Photosynthesis Research

, Volume 139, Issue 1–3, pp 185–201 | Cite as

Photosynthesis supported by a chlorophyll f-dependent, entropy-driven uphill energy transfer in Halomicronema hongdechloris cells adapted to far-red light

  • Franz-Josef SchmittEmail author
  • Züleyha Yenice Campbell
  • Mai Vi Bui
  • Anne Hüls
  • Tatsuya Tomo
  • Min Chen
  • Eugene G. Maksimov
  • Suleyman I. Allakhverdiev
  • Thomas FriedrichEmail author
Original article


The phototrophic cyanobacterium Halomicronema hongdechloris shows far-red light-induced accumulation of chlorophyll (Chl) f, but the involvement of the pigment in photosynthetic energy harvesting by photosystem (PS) II is controversially discussed. While H. hongdechloris contains negligible amounts of Chl f in white-light culture conditions, the ratio of Chl f to Chl a is reversibly changed up to 1:8 under illumination with far-red light (720–730 nm). We performed UV–Vis absorption spectroscopy, time-integrated and time-resolved fluorescence spectroscopy for the calculation of decay-associated spectra (DAS) to determine excitation energy transfer (EET) processes between photosynthetic pigments in intact H. hongdechloris filaments. In cells grown under white light, highly efficient EET occurs from phycobilisomes (PBSs) to Chl a with an apparent time constant of about 100 ps. Charge separation occurs with a typical apparent time constant of 200–300 ps from Chl a. After 3–4 days of growth under far-red light, robust Chl f content was observed in H. hongdechloris and EET from PBSs reached Chl f efficiently within 200 ps. It is proposed based on mathematical modeling by rate equation systems for EET between the PBSs and PSII and subsequent electron transfer (ET) that charge separation occurs from Chl a and excitation energy is funneled from Chl f to Chl a via an energetically uphill EET driven by entropy, which is effective because the number of Chl a molecules coupled to Chl f is at least eight- to tenfold larger than the corresponding number of Chl f molecules. The long lifetime of Chl f molecules in contact to a tenfold larger pool of Chl a molecules allows Chl f to act as an intermediate energy storage level, from which the Gibbs free energy difference between Chl f and Chl a can be overcome by taking advantage from the favorable ratio of degeneracy coefficients, which formally represents a significant entropy gain in the Eyring formulation of the Arrhenius law. Direct evidence for energetically uphill EET and charge separation in PSII upon excitation of Chl f via anti-Stokes fluorescence in far-red light-adapted H. hongdechloris cells was obtained: Excitation by 720 nm laser light resulted in robust Chl a fluorescence at 680 nm that was distinctly temperature-dependent and, notably, increased upon DCMU (3-(3,4-dichlorophenyl)-1,1-dimethylurea) treatment in far-red light-adapted cells. Thus, rather than serving as an excitation energy trap, Chl f in far-red light-adapted H. hongdechloris cells is directly contributing to oxygenic photosynthesis at PSII.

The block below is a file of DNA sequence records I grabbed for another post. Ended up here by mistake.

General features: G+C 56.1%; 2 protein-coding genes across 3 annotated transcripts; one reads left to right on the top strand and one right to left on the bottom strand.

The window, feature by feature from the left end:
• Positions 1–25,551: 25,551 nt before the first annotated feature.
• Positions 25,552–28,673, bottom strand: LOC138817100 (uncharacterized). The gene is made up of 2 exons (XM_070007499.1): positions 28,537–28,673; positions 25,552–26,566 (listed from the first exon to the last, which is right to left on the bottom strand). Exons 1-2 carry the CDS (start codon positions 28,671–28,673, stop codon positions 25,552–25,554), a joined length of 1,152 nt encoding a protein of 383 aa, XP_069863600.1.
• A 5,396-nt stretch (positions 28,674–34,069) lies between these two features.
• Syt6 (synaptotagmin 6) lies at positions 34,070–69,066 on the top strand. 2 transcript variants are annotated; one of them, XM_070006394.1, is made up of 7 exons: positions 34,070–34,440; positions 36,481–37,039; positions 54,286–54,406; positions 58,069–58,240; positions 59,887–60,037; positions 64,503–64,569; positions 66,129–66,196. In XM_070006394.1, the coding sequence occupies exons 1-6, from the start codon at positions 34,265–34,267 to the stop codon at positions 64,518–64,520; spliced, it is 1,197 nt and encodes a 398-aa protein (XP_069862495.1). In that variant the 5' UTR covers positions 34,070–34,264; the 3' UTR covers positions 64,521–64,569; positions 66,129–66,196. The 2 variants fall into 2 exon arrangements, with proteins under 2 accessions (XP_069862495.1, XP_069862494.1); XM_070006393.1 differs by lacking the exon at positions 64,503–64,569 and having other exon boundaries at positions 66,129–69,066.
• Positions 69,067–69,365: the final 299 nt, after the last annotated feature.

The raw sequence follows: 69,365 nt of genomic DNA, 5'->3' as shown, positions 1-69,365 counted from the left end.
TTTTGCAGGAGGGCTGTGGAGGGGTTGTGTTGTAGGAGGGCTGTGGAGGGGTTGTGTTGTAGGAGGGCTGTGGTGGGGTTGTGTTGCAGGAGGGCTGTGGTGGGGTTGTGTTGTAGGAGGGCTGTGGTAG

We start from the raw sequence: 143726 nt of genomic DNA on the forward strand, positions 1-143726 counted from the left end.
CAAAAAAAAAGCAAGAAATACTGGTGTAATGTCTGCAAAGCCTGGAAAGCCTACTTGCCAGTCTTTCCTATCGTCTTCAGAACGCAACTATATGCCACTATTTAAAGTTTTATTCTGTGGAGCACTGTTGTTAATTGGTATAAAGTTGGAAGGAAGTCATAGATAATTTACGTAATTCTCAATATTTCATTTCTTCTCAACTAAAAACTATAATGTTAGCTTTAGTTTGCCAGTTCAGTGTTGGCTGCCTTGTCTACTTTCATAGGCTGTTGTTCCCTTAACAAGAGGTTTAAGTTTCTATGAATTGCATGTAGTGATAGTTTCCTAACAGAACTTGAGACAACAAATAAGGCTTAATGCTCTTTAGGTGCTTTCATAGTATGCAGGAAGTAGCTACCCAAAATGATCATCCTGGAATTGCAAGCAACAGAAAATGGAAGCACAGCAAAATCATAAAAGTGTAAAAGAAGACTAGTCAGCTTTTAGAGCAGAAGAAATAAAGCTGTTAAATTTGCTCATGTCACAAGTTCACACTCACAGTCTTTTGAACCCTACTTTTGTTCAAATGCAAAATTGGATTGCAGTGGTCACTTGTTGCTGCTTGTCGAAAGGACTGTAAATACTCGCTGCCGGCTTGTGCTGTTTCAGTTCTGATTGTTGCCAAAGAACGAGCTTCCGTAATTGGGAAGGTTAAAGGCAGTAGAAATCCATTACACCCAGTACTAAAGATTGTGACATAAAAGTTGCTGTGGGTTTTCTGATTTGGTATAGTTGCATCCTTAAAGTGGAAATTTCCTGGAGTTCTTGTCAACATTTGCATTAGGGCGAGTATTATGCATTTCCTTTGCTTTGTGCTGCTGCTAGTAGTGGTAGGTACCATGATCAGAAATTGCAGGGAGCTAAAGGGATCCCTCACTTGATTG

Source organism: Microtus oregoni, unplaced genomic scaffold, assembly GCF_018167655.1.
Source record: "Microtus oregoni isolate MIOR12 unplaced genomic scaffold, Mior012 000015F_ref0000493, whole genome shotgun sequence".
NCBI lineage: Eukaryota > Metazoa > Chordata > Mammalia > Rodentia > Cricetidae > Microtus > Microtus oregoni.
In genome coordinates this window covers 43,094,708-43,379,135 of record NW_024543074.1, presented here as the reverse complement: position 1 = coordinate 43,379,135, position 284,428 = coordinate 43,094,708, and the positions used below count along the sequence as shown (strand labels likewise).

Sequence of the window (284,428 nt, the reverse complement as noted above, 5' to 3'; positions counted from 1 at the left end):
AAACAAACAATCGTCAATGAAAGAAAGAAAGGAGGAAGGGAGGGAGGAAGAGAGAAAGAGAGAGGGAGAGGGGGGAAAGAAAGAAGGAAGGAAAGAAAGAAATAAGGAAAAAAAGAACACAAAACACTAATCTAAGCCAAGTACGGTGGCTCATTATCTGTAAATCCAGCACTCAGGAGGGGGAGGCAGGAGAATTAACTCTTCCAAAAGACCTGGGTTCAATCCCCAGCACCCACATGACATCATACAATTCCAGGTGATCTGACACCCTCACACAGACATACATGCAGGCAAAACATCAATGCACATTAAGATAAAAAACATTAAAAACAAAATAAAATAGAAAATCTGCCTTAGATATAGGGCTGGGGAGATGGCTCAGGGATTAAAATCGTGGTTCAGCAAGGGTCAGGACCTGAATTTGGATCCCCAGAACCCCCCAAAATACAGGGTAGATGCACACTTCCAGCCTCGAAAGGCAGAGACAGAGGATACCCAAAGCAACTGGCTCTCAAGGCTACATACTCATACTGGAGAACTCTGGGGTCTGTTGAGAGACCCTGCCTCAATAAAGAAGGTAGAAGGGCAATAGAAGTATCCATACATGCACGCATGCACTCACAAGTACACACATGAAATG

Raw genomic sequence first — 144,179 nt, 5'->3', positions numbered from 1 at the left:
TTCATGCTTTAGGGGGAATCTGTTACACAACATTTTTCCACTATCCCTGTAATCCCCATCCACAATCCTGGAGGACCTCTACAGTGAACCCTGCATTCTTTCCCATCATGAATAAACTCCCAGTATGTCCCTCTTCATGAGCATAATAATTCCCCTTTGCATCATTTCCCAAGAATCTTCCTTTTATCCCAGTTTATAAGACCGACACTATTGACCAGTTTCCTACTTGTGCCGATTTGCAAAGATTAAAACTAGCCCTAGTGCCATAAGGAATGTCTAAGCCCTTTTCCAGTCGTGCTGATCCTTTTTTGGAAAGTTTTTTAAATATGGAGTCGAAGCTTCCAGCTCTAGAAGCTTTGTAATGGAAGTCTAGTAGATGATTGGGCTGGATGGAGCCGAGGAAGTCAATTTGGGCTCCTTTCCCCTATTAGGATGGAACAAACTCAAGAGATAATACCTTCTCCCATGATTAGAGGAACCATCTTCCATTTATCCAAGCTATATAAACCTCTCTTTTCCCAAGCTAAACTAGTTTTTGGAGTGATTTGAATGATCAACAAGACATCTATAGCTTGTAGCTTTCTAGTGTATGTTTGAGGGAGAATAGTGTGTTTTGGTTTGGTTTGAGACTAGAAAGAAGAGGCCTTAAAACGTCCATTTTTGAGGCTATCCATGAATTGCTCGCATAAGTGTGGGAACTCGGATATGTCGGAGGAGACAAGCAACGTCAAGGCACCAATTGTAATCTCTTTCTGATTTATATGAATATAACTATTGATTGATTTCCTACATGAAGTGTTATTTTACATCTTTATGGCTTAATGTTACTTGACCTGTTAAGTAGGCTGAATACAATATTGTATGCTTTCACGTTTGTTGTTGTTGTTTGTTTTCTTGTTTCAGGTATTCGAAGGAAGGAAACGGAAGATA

Halomicronema hongdechloris Chlorophyll f Light harvesting (Uphill) excitation energy transfer Entropy Decay-associated spectra 




Chl a

Chlorophyll a


Primary electron donor Chl of PSII (= P680)

Chl d

Chlorophyll d

Chl f

Chlorophyll f




Excitation energy transfer


Electron transfer


Far-red light (720–730 nm)


Light-harvesting complex








Pheophytin (primary electron acceptor of PSII)




Photosystem I/II


PsbA protein complex (D1 subunit of PSII)


Primary and secondary plastoquinone molecules in PSII


Reaction center


Reactive oxygen species


Time-correlated single-photon counting


White light (from white fluorescence bulbs)



The authors thank Monika Weß and Sabine Kussin for technical assistance. Work was supported by the German Ministry of Education and Research (WTZ-RUS Grant 01DJ15007 to F.-J.S. and T.F.; and Hochschulpakt Lehre III/ TU-WIMIplus program to F.-J.S.), the German Research Foundation (Cluster of Excellence “Unifying Concepts in Catalysis”), and the Russian Foundation for Basic Research (Grant No. 18-04-00554 А to E.G.M.). S.I.A. was supported by a grant from the Russian Science Foundation (Grant No. 14-14-00039). M.C. acknowledges the research supports by the Australian Research Council Centre of Excellence for Translational Photosynthesis (CE140100015). This study was supported by Grants-in-Aids for Scientific Research from JSPS (Nos. 26220801, 17K07453, 18H05177 to T.T.) and a grant from JST PRESTO (T.T.).

Compliance with ethical standards

Conflict of interest

The authors declare that there are no conflicts of interest.

Supplementary material

11120_2018_556_MOESM1_ESM.docx (2.3 mb)
Supplementary material 1 (DOCX 2384 KB)


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Copyright information

© Springer Nature B.V. 2018

Authors and Affiliations

  1. 1.Institute of Chemistry PC 14Technical University of BerlinBerlinGermany
  2. 2.Department of Biology, Faculty of ScienceTokyo University of ScienceTokyoJapan
  3. 3.School of Life and Environmental SciencesUniversity of SydneySydneyAustralia
  4. 4.Department of Biophysics, Faculty of BiologyLomonosov Moscow State UniversityMoscowRussian Federation
  5. 5.Faculty of BiologyM.V. Lomonosov Moscow State UniversityMoscowRussian Federation
  6. 6.Bionanotechnology Laboratory, Institute of Molecular Biology and BiotechnologyAzerbaijan National Academy of SciencesBakuAzerbaijan
  7. 7.Moscow Institute of Physics and TechnologyDolgoprudnyRussian Federation
  8. 8.Controlled Photobiosynthesis Laboratory, Institute of Plant PhysiologyRussian Academy of SciencesMoscowRussian Federation
  9. 9.Institute of Basic Biological ProblemsRussian Academy of SciencesPushchinoRussian Federation

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